That's true about the gabrukts, but that's true about every non-Passover food that's converted for Passover. We, and many people, eat gefilte fish all year, and we used to eat this falch fish all year as well. I've heard some people add cooked, mashed up potatoes when they make it for Passover.

                        1. re: helou
                          cappucino Apr 6, 2011 02:35 PM

                          My grandmother was Polish/Austrian (Galiciana) and made this fish every Pesach. I know that the reason she did this was because in Europe when preparing food for Pesach they only used whole fish that were caught and cleaned right in front of you. There was some kind of fear of eating Chometz. This is why years later while living in New York, my grandmother would go to the fish store before Pesach and he would have live fish swimming in a tank in the store. She would choose a carp from the tank and only serve that. No fish that were just lying around on ice. Then she would make the falcha fish (which I did not like, much as I did not like the calichlach that she made all year--meatballs made of ground chicken).

                          1. re: cappucino
                            craigcep Apr 7, 2011 12:23 PM

                            Buying live fish is not a custom specific to your house. My grandmothers both report the same thing. It's such a popular notion, that there's a book called "The Carp in the Bathtub" - http://www.amazon.com/Carp-Bathtub-Ba...

                            1. re: craigcep
                              AdinaA Apr 7, 2011 12:36 PM

                              The Carp in the Bathtub is arguably the best children's picture book every written in English on a Jewish theme. It works for both frum and non-observant families. If you kids haven't had it, buy a copy. I'd say ages 4-8.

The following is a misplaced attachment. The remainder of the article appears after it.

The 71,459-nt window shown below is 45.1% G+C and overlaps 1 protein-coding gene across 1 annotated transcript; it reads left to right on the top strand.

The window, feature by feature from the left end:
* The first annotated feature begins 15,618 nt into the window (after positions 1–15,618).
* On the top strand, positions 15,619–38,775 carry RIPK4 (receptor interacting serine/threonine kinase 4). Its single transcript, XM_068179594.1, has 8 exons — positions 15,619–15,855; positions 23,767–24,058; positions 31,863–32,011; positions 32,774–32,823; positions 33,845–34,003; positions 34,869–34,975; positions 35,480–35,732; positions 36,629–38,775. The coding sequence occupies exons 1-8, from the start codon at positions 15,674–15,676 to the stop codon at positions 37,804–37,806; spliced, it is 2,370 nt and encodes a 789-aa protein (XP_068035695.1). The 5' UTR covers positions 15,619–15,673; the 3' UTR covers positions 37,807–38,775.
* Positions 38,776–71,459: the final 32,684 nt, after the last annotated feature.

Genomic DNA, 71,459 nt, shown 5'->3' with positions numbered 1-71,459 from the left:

2. a
                    azna29 Apr 6, 2011 12:52 PM

                    I read an article about this in Saveur several months ago. Here's a link to the article and the recipe. They called it bailik fish.



                    1 Reply
                    1. re: azna29
                      Reveg Apr 7, 2011 05:49 PM

                      Bailik is Yidddish for white meat of chicken.

                    2. f
                      ferret Apr 6, 2011 12:39 PM

                      My mom too (Hungarian?). I don't have the recipe nearby but recall it was pretty much a chicken loaf with breadcrumbs and eggs to bind. My mother used breasts only but I think it would be improved with added dark meat (all finely ground).

                      2 Replies
                      1. re: ferret
                        helou Apr 6, 2011 12:42 PM

                        Yes, of course Hungarian, :-) . I'm afraid that dark meat would affect the color.

                        1. re: helou
                          magiesmom Apr 6, 2011 01:34 PM

                          If you use about one third dark meat the color is still fairly light and it is MUCH tastier.